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Problem with Pro-Dubai Argument: Required Too Much Explanation

Just to put the final exclamation point on this port deal story (for now), I think it is instructive to consider what role messaging played into the decision to pull the plug on the port deal.

In politics, there is a rule: "If you are explaining, you are losing."

The fundamental problem with the pro-Dubai argument was that it required a lot of explaining.

As has already been discussed, it was simpler to understand (and explain) the anti-port deal side of the argument. The average person could understand why the port deal was bad, merely based on common sense. Common sense dictates that no foreign country should be in charge of our ports.

That’s something a guy sitting on a bar stool in Des Moines can understand just as easily as the guy driving a cab in Jersey.    

Conversely, arguing in favor of the port deal was much more difficult.

The most convincing argument I heard in favor of the Dubai deal (and this didn’t surface until days after the story broke) was the argument that the UAE is one of the few Arab allies we have, and that we cannot afford to alienate them.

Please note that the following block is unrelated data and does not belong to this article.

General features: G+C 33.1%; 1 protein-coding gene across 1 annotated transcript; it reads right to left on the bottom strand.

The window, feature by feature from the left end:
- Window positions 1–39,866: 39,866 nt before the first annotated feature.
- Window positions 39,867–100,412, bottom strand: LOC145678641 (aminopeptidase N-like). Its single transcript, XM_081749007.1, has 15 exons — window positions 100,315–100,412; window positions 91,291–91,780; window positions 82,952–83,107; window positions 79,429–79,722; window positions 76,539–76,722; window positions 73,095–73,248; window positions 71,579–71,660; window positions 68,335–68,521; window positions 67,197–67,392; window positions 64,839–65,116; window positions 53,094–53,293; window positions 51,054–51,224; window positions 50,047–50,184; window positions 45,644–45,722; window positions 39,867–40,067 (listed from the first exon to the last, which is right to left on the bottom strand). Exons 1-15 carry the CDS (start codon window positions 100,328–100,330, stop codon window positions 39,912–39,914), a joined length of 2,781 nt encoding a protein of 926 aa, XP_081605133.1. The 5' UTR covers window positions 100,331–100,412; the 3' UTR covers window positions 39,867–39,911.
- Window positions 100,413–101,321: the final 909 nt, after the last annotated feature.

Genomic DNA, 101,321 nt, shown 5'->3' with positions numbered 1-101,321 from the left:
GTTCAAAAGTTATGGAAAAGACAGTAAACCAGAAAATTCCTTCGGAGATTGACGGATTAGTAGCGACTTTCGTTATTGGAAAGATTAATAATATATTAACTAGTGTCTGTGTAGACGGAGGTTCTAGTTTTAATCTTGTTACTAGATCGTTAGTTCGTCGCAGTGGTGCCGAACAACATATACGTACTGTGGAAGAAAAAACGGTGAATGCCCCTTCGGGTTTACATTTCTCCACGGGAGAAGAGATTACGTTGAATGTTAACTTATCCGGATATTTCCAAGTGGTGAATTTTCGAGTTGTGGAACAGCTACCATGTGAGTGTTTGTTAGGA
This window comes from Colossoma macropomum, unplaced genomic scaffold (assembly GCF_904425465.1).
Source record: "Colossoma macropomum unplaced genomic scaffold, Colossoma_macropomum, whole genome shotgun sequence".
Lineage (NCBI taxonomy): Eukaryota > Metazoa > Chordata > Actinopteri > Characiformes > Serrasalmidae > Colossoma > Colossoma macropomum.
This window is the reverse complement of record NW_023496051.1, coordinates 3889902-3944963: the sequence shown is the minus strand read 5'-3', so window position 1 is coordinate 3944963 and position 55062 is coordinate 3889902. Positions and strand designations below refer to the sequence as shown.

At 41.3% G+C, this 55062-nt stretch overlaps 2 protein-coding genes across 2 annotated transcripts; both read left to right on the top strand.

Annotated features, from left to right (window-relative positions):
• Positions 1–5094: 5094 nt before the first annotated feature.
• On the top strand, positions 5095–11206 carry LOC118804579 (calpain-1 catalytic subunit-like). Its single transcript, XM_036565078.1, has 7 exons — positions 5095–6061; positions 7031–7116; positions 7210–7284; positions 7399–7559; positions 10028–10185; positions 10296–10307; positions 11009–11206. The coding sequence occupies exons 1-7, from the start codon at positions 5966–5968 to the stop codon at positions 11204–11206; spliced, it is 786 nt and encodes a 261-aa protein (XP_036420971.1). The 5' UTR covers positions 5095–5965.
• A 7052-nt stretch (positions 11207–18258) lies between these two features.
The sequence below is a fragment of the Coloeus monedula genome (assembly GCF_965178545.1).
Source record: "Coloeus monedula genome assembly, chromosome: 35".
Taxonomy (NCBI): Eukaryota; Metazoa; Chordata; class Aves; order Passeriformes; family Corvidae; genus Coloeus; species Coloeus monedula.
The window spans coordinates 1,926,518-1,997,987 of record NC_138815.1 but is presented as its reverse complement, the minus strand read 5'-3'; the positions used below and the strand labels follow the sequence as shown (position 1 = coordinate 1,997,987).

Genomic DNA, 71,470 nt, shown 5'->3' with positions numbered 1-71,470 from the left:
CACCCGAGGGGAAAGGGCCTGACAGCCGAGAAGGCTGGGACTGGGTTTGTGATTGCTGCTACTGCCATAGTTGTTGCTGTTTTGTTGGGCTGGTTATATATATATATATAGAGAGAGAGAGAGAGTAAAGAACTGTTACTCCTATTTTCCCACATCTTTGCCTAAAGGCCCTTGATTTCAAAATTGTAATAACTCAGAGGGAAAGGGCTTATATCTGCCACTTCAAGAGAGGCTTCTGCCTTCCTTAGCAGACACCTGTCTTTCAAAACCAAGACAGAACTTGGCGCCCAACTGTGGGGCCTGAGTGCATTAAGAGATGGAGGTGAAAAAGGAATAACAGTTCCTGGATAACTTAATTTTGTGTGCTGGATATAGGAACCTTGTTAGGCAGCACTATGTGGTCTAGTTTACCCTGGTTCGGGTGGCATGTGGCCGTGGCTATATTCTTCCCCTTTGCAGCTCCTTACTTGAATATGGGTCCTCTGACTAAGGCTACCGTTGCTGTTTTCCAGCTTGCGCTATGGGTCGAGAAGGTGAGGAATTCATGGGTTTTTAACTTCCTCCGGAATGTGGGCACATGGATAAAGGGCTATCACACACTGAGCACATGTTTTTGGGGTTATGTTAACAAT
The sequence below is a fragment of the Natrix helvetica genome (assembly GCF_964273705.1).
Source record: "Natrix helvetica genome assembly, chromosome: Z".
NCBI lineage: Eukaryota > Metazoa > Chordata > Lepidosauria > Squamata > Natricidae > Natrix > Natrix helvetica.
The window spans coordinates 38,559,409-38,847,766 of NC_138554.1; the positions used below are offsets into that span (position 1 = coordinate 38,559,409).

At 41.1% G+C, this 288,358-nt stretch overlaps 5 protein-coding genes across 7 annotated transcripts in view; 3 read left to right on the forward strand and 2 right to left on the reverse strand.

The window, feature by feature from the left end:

I believe this argument could have gotten more traction had they gotten it out earlier and used emotion to describe how desperate we are for allies in the Middle East.

(Cleary the arguments that opposing the port deal were "racist" did not resonate any better than the claims that those of us who opposed the Miers nomination were "sexist.")
 
The only way you could possibly support this deal was if someone really explained it to you – and even then you may not agree with it.  I listened to twenty some hours of Rush Limbaugh explaining why this was a good move, and I still wasn’t really sold on the idea.

But there is another factor that pretty much guaranteed the Dubai deal would fall through: Emotion.  Which side had emotion?

Clearly, the anti-port deal side had emotion on its side.  Keeping Americans safe is fundamentally an emotional issue (President Bush has typically benefited from this politically).  The argument in favor of the Dubai deal was strictly based on logic.    

Generally speaking, if you were to tell me there was some generic debate — and that one side was emotional and easy to understand (compared to the other side) — I would tell you not to waste your time. 

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Written By

Mr. Lewis has managed political campaigns and served as director of grassroots for the Leadership Institute, as well as political director for GOPAC. In 2002, Campaigns & Elections magazine selected him as a "Rising Star of Politics." He is the author of "Teaching Elephants to Talk." His blog can be read at MattLewis.org.

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